The Story of Stuff
Lesson 1 of 15
Objective: SWBAT examine trends of material disposal in the United States and analyze which consumption choices reflect people's lifestyle and culture.
Day 1: Engage
I start the lesson by distributing one bag of assorted (clean) trash items to each table group and giving them a few minutes to examine the contents. (I do not tell them these items are actual trash, rather, I just place them on the table and let them explore.) I ask the students to consider, as a group, what all the items in the bag have in common. After hearing a few responses, I ask the students to consider which, if any, of the materials in the bag are luxury items and which are essential items. One by one, I ask each group to display to the class the contents of their bag, explaining which items are essential and which are luxuries.
After all groups present their findings, I ask for volunteers to supply us with working definitions of the words "luxury" and "necessity". I write these definitions in a place where all students can see.
I explain to the students that all of these items were found in our classroom garbage can. I ask them to think about what they can infer by looking at a person's garbage. Students have 1-2 minutes to discuss their answers within their groups, then I call on random students from each group to provide a response.
Adapted from a lesson by Facing THE Future.
Day 1: Explore
Next, I pass out the Adventures in Garbology to each pair of students. I have the students read through the handout, highlighting important information and taking notes in the margins, either about ideas that they find particularly interesting or questions they have, as they read.
After reading, I ask students to write a short paragraph that describe the family, making inferences from what they read. They can comment on their eating habits, schedules, hobbies, or anything else they feel they have learned about the family from what was discovered in their trash.
Once students have read and written their paragraph, we take a few minutes to discuss their responses. I allow a few volunteers to read their paragraphs aloud, if they feel comfortable. For those who do not want to read their writing, I ask them to share 1-2 things they feel they have learned about the family in the article.
Next, I ask the students to consider - and attempt to list - all of the items they throw out over a week's time. After providing time to brainstorm a list, I have them conduct a Think-Pair-Share to answer the following question:
What might a Garbologist conclude about you from going through your trash?
Next, I explain to the students that we are about to embark on a very exciting unit about how what we buy, throw away, and do in our daily lives can have a positive or negative effect on the environment around us.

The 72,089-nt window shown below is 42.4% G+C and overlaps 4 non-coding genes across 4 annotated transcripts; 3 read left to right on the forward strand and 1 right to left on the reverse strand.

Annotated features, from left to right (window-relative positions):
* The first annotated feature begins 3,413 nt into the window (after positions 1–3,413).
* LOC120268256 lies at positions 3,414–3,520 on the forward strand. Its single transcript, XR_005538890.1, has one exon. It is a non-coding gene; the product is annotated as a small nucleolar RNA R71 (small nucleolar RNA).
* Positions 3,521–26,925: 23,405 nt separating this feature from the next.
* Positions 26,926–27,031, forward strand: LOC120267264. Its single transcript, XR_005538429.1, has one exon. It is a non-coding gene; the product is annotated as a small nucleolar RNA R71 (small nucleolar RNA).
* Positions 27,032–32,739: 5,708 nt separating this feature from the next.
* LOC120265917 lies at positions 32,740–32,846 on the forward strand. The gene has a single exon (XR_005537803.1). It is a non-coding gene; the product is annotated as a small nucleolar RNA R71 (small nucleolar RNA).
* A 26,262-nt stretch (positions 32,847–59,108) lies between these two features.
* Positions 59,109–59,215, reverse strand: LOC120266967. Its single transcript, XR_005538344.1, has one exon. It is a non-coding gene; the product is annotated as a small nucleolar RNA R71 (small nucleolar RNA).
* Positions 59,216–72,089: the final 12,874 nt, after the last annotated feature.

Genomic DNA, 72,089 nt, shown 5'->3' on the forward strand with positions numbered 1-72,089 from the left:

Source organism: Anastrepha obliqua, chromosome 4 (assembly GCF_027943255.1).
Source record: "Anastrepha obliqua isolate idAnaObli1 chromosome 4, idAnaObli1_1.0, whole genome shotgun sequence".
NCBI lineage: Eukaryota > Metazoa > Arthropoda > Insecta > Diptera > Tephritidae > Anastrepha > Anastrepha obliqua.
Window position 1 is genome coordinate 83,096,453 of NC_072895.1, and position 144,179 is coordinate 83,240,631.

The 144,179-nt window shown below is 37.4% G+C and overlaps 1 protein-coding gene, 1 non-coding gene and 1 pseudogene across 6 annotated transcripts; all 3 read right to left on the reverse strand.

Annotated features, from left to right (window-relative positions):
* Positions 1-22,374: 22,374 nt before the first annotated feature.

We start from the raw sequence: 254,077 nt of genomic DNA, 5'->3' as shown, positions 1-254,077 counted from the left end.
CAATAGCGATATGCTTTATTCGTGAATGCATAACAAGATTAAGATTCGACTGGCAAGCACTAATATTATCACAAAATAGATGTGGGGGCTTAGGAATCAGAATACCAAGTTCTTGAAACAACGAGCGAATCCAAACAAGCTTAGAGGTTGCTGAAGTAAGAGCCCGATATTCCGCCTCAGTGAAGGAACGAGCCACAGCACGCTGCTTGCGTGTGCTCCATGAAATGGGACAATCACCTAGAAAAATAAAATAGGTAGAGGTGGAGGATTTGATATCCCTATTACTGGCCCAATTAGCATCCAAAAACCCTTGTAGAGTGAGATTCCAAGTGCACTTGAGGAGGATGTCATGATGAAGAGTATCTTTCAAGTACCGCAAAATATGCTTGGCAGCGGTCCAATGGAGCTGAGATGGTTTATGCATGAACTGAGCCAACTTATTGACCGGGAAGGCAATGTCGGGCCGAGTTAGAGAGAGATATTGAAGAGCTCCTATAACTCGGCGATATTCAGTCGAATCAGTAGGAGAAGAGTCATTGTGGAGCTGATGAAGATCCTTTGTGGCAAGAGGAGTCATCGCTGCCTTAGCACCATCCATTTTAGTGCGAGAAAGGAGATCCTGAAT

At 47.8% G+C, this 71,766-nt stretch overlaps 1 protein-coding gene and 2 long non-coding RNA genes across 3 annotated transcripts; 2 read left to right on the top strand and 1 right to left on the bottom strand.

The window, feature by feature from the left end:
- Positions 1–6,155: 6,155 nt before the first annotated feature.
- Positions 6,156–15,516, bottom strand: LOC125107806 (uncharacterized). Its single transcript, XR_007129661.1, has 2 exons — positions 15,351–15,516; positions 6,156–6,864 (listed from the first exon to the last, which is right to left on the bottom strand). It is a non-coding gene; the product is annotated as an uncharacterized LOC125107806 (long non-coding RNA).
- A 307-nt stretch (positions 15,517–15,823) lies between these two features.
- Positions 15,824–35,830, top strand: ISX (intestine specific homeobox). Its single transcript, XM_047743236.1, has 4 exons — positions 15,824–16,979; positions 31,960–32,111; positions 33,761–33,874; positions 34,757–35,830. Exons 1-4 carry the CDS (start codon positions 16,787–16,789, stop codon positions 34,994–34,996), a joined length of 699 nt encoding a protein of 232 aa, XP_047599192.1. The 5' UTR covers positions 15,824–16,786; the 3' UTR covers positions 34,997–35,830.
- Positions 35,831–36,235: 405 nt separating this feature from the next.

I explain that one of the things Americans do that is very harmful to the environment is the cycle of "consumption" and "disposal", writing these terms on the board as I introduce them. To explain these ideas, I show the video, The Story of Stuff. While watching, I ask the students to write down the following:
- At least 5 ideas that they found interesting.
- At least 5 things they find hard to believe.
- At least 5 words they didn't understand.
- At least 5 questions they have.
After watching the video, I project the Story of Stuff Fact Sheet, allowing students to see if any of their questions can be answered from the sheet.
Then, I have the students share their ideas and remaining questions with the people sitting at their table group. If an idea or question was common to more than two students in the group, I choose a a representative for the group to write it on chart paper. These can help to serve as driving questions or ideas as we progress throughout the unit. It also helps me to know which terms may need additional teaching in order to develop a deeper understanding.
The students are assessed for their understanding of this lesson by completing a Ticket out the Door. For this activity, students will select and respond in writing to TWO the following questions:
1. In the United States in 2006, 83% of people viewed a clothes dryer as a necessity, 50% viewed a cell phone as a necessity, and 33% believed that high-speed Internet was a necessity. Do you agree that these items are essential? Why or why not?
2. Why do you think Americans are willing to consume and dispose of materials so easily?
3. How do you think the cycle of consumption and disposal affects the environment? How else does it affect our culture?
4. What can YOU do to lessen the impact of consumption and disposal on the environment?